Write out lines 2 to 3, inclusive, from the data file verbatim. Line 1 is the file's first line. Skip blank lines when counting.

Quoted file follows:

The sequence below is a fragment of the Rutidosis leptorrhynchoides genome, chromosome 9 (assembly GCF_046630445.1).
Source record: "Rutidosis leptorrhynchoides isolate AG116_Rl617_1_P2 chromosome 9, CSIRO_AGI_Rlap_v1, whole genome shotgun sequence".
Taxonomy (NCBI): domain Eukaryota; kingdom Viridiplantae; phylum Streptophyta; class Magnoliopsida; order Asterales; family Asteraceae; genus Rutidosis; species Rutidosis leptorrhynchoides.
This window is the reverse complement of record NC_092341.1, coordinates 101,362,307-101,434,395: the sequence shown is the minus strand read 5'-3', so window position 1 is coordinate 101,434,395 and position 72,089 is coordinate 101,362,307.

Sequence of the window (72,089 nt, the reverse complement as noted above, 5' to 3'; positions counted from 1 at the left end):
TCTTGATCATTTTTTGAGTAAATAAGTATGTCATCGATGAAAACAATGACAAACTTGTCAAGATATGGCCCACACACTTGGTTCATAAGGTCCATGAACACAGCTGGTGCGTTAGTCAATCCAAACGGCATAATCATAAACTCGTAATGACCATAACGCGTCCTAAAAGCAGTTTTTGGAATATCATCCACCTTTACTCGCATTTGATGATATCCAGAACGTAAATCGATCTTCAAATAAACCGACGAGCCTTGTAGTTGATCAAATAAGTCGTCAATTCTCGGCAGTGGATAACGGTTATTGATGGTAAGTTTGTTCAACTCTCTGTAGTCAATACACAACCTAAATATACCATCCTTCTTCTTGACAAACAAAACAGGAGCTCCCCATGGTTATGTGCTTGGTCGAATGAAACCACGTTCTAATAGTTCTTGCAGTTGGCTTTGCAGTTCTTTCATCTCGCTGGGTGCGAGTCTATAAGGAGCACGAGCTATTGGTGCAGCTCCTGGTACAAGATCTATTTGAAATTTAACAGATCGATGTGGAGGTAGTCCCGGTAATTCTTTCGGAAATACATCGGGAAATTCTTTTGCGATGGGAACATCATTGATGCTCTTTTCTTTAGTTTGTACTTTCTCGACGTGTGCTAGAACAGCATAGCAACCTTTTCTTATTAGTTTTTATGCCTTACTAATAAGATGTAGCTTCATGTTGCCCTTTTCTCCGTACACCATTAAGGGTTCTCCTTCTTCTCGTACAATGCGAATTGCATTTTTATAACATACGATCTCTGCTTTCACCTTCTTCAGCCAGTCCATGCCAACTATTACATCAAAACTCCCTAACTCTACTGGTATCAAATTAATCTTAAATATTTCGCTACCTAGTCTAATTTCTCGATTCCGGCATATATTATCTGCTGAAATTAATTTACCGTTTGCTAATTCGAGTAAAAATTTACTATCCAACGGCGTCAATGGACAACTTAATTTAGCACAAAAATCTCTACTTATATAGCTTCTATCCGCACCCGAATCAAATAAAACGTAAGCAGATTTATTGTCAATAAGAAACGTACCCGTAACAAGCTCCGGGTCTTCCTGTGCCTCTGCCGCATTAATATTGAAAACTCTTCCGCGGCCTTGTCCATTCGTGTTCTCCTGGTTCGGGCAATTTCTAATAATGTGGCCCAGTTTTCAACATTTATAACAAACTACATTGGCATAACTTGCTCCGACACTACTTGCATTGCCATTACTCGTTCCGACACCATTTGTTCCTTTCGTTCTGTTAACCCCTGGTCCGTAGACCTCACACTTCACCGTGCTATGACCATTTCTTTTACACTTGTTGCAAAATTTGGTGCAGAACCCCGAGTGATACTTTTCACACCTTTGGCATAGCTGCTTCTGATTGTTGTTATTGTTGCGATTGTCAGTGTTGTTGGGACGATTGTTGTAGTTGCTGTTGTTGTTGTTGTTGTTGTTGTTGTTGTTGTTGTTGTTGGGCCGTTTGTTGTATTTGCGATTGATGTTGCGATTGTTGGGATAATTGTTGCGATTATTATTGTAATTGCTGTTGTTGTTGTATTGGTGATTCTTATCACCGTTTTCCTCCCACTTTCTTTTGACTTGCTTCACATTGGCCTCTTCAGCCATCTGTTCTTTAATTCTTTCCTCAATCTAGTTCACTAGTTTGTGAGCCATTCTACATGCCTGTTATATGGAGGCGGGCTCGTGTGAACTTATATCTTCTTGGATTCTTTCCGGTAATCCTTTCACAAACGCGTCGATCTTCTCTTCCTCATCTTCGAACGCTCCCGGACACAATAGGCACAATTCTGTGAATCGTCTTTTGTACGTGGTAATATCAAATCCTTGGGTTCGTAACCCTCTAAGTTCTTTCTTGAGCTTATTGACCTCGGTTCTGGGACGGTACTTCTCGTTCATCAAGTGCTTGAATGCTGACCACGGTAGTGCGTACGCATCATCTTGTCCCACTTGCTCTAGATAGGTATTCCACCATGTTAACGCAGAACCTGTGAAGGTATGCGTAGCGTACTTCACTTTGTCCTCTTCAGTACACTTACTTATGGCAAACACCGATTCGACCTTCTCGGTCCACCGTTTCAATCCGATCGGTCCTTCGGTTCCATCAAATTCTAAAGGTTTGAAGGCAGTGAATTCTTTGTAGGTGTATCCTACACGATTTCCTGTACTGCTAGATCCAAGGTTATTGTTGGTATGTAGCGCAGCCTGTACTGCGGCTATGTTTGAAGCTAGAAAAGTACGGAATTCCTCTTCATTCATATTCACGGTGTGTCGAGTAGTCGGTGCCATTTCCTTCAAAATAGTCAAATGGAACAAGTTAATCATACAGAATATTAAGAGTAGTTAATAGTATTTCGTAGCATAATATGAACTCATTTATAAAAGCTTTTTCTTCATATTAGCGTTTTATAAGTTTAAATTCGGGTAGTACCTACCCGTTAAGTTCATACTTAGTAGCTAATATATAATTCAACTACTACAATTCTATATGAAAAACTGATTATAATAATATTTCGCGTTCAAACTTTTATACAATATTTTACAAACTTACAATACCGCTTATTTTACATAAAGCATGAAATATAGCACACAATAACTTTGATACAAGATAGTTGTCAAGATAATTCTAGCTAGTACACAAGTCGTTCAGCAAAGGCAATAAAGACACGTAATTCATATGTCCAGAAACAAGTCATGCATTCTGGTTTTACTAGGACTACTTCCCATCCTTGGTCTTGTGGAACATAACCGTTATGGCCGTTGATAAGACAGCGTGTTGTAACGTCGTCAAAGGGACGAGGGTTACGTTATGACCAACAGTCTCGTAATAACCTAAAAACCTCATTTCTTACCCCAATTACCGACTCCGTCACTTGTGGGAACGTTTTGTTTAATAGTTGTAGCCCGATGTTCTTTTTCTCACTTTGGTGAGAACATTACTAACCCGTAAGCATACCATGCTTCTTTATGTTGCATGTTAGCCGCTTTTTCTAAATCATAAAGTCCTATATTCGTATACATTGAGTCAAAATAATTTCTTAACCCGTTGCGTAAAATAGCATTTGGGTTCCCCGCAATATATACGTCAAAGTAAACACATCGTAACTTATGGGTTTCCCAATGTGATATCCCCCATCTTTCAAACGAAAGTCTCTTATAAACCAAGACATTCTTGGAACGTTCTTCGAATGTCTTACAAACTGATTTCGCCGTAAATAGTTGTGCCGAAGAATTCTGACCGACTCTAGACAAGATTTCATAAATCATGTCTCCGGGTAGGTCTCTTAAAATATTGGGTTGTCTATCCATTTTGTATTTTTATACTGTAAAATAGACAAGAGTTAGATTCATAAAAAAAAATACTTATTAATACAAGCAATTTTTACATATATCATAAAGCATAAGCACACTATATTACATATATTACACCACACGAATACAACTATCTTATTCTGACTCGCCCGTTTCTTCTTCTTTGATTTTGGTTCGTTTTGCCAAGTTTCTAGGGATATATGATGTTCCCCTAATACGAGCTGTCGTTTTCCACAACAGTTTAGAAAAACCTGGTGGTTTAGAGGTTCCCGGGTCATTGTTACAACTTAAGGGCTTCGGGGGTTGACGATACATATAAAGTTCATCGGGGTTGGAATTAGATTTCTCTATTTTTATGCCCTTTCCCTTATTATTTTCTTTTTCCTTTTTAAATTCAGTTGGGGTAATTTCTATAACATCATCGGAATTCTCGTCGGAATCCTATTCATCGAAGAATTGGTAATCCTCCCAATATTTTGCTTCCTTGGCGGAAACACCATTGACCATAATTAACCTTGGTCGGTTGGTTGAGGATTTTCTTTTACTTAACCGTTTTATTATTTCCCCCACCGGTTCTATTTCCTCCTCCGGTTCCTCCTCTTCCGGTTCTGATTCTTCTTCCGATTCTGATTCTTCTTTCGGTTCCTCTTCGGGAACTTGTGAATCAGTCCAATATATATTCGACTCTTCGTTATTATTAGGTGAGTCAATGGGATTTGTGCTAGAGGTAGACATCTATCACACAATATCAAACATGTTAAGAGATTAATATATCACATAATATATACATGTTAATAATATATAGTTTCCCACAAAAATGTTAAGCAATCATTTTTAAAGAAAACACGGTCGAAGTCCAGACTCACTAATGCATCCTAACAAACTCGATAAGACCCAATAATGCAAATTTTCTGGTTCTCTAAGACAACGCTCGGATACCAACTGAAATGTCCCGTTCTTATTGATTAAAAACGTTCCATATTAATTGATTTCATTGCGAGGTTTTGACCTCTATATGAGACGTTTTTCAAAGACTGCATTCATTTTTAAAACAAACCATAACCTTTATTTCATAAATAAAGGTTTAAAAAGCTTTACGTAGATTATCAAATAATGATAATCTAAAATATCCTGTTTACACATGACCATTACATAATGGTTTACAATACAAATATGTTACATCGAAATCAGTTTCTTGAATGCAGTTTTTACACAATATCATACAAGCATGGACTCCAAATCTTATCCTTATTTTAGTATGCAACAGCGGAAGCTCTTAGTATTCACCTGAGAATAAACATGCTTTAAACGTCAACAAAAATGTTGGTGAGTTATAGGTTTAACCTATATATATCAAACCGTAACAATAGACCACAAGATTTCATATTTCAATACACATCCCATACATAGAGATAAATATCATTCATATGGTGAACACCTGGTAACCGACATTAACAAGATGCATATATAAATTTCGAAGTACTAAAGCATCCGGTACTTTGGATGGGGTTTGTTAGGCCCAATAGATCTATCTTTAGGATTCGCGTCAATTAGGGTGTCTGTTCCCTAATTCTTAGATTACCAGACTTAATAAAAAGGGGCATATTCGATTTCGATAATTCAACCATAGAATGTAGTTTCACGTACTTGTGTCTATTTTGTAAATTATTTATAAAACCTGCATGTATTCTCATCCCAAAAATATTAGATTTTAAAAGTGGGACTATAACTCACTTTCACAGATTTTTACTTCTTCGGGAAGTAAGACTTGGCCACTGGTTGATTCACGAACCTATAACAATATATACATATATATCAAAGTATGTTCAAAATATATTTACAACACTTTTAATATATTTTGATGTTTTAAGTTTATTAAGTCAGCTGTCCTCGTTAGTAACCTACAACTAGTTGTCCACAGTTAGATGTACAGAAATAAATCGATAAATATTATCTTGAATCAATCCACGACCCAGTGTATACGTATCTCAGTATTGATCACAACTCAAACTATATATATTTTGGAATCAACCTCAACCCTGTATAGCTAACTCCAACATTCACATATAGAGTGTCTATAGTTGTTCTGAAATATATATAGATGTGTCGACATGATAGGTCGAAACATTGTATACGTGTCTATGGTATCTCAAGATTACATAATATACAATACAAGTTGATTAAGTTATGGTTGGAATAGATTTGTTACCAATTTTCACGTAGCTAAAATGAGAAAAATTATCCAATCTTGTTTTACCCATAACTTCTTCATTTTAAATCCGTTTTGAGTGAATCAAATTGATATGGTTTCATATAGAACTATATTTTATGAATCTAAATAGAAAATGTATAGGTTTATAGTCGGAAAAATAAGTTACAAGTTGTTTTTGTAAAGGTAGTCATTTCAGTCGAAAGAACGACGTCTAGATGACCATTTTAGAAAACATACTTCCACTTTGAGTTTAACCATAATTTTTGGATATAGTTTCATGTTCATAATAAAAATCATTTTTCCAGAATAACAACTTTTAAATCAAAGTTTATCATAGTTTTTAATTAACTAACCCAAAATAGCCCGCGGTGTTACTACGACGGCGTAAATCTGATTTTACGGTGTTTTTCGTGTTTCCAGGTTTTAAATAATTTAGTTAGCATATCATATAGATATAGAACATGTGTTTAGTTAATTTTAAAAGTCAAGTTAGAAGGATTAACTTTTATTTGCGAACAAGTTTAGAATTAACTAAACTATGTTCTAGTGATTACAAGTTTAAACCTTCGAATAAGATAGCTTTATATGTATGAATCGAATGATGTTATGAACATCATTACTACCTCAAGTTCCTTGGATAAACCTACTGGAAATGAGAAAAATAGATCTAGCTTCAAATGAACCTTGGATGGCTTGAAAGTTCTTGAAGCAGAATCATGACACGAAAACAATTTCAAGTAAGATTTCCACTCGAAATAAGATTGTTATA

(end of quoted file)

Source record: "Rutidosis leptorrhynchoides isolate AG116_Rl617_1_P2 chromosome 9, CSIRO_AGI_Rlap_v1, whole genome shotgun sequence".
Taxonomy (NCBI): domain Eukaryota; kingdom Viridiplantae; phylum Streptophyta; class Magnoliopsida; order Asterales; family Asteraceae; genus Rutidosis; species Rutidosis leptorrhynchoides.